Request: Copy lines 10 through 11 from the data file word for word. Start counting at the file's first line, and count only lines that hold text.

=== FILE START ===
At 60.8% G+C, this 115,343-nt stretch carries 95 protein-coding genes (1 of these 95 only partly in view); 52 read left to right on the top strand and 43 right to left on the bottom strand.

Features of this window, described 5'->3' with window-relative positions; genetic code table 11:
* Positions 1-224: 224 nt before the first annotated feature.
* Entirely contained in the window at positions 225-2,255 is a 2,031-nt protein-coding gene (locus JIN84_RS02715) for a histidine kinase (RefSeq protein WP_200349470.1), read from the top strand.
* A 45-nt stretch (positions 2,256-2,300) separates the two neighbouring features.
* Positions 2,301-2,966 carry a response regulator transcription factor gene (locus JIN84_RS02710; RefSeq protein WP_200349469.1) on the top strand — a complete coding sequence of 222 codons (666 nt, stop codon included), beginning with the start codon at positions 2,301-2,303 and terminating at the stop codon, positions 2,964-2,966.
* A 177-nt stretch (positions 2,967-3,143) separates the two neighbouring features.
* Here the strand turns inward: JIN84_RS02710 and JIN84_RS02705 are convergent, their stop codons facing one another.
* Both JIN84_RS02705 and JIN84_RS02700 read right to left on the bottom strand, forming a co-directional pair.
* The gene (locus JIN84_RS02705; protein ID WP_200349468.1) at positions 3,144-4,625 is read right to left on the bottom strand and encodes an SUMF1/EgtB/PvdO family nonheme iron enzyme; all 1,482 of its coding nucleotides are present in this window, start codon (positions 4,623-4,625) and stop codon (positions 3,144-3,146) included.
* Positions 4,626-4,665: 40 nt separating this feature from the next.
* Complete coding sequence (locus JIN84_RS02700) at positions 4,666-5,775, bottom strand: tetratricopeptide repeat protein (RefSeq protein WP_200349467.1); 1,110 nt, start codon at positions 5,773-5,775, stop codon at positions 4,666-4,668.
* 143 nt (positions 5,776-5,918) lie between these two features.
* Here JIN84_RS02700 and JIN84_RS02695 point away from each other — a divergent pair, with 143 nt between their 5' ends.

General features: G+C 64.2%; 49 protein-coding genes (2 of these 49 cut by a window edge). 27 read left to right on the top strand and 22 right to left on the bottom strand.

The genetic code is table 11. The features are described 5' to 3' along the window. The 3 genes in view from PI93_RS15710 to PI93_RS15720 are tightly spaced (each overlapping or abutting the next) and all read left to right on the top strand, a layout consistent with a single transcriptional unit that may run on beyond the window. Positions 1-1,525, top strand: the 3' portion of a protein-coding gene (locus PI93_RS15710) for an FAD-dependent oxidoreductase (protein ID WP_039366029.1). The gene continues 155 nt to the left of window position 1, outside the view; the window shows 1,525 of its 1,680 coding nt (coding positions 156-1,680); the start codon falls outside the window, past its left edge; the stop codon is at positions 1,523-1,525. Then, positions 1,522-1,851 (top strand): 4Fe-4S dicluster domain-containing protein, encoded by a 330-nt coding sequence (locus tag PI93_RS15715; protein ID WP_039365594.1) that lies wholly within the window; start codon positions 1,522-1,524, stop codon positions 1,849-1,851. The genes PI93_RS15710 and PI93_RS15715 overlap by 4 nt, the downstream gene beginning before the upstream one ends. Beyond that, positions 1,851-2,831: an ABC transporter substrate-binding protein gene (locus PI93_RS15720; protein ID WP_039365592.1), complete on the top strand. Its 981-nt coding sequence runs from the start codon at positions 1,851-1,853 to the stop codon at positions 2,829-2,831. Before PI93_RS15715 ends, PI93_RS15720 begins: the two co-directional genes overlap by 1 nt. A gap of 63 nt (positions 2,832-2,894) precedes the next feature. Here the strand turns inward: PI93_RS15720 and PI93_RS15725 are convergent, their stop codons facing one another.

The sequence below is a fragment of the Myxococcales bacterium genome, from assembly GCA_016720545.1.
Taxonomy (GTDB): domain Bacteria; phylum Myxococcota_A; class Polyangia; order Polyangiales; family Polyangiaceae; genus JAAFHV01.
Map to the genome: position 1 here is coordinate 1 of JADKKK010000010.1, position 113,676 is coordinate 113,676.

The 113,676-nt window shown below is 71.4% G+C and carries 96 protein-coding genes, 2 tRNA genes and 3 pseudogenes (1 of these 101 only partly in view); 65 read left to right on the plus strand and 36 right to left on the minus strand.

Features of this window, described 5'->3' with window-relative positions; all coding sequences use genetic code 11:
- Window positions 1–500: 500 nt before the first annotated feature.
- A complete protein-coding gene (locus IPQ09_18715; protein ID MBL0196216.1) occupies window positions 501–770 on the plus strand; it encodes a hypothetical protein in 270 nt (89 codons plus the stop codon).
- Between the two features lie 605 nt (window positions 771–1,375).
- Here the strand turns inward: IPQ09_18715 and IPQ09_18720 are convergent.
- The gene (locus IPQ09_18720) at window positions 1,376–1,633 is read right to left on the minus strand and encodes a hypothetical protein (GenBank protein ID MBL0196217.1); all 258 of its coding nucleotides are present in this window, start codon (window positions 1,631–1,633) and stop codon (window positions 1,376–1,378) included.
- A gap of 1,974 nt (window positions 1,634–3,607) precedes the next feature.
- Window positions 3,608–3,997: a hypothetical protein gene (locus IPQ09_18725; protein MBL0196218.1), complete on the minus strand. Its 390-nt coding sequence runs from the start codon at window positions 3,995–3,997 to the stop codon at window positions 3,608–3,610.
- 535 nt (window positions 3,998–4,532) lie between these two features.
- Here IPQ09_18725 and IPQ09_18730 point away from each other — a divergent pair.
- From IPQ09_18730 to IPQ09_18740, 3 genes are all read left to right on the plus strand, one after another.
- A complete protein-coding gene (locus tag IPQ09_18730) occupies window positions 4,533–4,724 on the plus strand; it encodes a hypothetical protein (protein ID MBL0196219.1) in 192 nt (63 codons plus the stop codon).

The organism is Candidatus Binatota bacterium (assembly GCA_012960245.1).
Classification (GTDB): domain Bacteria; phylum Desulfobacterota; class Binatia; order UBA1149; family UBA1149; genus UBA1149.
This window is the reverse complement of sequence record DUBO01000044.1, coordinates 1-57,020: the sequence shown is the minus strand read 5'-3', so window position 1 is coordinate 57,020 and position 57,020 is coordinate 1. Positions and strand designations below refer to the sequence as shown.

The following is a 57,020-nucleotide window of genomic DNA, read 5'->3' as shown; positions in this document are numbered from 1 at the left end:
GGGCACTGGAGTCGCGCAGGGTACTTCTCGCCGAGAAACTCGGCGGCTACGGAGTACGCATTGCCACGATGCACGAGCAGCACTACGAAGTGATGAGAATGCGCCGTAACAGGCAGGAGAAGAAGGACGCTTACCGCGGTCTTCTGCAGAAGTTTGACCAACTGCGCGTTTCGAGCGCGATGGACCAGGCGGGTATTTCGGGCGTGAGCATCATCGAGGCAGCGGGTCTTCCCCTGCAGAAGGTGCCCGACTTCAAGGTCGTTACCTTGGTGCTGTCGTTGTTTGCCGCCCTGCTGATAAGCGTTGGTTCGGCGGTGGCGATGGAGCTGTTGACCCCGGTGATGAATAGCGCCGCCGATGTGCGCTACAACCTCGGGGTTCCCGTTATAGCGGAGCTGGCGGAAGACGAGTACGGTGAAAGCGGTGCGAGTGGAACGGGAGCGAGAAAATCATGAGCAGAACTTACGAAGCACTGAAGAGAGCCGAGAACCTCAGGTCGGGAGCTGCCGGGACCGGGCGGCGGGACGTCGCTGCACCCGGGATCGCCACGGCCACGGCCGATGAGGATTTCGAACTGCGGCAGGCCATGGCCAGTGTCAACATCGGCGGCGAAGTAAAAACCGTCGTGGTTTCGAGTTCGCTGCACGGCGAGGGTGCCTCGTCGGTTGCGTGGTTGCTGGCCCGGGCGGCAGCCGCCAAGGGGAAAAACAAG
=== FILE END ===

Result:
* The gene (locus JIN84_RS02705; protein ID WP_200349468.1) at positions 3,144-4,625 is read right to left on the bottom strand and encodes an SUMF1/EgtB/PvdO family nonheme iron enzyme; all 1,482 of its coding nucleotides are present in this window, start codon (positions 4,623-4,625) and stop codon (positions 3,144-3,146) included.
* Positions 4,626-4,665: 40 nt separating this feature from the next.